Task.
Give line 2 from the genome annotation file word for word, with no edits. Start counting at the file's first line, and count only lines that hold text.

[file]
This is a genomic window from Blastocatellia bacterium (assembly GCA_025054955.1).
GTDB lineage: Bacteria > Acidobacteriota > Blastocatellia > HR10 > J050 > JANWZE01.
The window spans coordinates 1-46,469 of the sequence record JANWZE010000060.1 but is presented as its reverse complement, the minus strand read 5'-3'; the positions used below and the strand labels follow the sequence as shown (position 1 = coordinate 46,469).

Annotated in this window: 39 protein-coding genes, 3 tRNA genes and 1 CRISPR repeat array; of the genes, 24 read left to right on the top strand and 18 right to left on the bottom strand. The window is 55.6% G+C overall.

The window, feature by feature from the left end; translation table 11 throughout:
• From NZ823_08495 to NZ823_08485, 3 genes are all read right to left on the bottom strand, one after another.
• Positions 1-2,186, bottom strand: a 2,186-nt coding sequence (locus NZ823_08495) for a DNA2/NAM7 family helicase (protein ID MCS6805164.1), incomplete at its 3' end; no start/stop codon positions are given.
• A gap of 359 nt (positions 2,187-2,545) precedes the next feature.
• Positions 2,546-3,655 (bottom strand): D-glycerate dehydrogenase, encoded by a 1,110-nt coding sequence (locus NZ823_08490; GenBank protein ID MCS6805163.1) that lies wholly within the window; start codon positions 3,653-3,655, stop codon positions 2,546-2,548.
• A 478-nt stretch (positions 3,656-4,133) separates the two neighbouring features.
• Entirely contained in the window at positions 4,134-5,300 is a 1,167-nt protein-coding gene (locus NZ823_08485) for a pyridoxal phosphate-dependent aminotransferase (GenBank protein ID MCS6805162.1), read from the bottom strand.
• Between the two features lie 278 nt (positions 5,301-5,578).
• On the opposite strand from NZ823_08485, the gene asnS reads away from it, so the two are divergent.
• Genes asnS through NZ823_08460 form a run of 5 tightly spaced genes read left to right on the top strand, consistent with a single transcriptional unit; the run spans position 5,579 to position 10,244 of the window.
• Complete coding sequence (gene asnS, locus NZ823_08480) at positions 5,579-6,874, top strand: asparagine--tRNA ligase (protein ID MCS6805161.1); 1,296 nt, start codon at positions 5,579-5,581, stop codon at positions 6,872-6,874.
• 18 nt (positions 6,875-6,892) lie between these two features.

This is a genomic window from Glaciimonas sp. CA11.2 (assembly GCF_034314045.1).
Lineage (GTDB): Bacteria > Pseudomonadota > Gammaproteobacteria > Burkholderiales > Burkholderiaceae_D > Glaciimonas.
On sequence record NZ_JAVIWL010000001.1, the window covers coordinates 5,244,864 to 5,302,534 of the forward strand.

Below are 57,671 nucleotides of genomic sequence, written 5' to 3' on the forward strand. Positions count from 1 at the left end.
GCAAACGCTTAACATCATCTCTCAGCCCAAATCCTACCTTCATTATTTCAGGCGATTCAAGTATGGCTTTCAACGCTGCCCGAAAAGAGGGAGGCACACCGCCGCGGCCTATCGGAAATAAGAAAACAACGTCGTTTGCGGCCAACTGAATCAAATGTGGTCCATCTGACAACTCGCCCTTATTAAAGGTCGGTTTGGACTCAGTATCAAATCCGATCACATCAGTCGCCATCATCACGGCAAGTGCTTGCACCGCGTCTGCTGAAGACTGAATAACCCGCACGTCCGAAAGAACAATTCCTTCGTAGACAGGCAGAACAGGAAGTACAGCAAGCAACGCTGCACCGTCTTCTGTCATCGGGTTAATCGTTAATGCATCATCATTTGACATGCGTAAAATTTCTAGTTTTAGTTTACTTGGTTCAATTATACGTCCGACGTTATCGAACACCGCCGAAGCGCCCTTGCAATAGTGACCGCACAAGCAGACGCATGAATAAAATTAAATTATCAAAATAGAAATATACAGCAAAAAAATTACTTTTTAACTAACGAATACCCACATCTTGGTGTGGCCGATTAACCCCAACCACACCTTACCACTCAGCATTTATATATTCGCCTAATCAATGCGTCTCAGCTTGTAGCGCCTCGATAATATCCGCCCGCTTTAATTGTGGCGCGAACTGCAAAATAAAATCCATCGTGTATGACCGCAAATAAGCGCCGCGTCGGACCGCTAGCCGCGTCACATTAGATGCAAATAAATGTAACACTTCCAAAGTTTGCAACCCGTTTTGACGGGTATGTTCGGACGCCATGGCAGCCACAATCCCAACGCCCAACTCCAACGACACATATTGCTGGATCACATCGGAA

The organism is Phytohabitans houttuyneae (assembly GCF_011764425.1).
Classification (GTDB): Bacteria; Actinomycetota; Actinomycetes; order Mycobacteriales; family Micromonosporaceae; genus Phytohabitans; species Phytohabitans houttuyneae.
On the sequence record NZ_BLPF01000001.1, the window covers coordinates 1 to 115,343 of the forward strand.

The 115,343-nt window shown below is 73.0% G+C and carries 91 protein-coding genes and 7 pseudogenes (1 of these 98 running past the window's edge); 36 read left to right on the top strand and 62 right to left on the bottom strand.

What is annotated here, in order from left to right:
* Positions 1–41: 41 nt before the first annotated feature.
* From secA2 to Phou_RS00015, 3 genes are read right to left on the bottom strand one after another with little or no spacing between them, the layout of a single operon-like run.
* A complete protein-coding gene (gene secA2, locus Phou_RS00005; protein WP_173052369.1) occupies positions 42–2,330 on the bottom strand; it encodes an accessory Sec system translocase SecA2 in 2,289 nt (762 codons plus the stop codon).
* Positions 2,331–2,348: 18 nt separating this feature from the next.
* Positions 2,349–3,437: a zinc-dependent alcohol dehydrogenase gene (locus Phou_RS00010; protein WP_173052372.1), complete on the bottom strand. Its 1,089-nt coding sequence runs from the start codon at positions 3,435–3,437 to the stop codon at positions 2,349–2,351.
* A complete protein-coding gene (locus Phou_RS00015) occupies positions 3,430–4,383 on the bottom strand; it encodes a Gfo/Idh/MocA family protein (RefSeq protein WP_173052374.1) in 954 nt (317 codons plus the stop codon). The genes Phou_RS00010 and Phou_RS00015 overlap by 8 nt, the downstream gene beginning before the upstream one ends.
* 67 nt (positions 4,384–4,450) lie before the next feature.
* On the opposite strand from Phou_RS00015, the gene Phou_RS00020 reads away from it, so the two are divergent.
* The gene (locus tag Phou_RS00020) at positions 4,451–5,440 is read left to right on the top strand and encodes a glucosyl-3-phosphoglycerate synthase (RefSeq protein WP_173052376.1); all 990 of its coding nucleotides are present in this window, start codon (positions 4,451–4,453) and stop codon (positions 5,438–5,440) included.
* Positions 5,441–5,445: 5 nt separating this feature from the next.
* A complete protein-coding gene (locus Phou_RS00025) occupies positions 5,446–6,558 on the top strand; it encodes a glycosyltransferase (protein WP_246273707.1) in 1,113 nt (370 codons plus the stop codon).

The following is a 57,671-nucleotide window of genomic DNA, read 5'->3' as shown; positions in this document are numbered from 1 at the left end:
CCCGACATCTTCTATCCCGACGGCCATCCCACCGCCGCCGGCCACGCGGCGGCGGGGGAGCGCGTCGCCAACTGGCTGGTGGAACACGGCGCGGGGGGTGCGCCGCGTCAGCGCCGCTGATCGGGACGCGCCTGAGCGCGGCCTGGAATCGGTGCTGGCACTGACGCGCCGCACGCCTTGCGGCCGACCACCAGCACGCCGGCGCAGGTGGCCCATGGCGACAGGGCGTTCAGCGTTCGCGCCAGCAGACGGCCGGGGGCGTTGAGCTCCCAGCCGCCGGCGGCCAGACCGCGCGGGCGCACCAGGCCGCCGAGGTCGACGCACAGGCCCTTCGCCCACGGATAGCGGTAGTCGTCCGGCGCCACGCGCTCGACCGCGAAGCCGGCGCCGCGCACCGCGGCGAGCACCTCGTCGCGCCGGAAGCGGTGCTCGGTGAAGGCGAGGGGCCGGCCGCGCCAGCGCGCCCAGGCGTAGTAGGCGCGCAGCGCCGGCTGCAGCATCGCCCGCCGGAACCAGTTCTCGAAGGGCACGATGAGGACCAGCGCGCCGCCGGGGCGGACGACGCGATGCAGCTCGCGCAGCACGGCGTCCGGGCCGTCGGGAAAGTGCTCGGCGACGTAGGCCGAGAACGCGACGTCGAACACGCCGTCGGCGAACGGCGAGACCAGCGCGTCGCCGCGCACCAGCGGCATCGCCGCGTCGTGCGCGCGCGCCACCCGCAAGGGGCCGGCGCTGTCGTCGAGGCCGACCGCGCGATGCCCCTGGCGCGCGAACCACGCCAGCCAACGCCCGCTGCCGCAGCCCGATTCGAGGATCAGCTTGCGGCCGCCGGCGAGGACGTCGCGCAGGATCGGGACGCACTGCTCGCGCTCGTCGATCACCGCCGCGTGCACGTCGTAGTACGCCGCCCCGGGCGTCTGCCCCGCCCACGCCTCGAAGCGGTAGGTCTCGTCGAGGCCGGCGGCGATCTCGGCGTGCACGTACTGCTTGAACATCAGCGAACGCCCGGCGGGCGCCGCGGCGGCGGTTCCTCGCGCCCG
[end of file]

GTDB lineage: Bacteria > Acidobacteriota > Blastocatellia > HR10 > J050 > JANWZE01.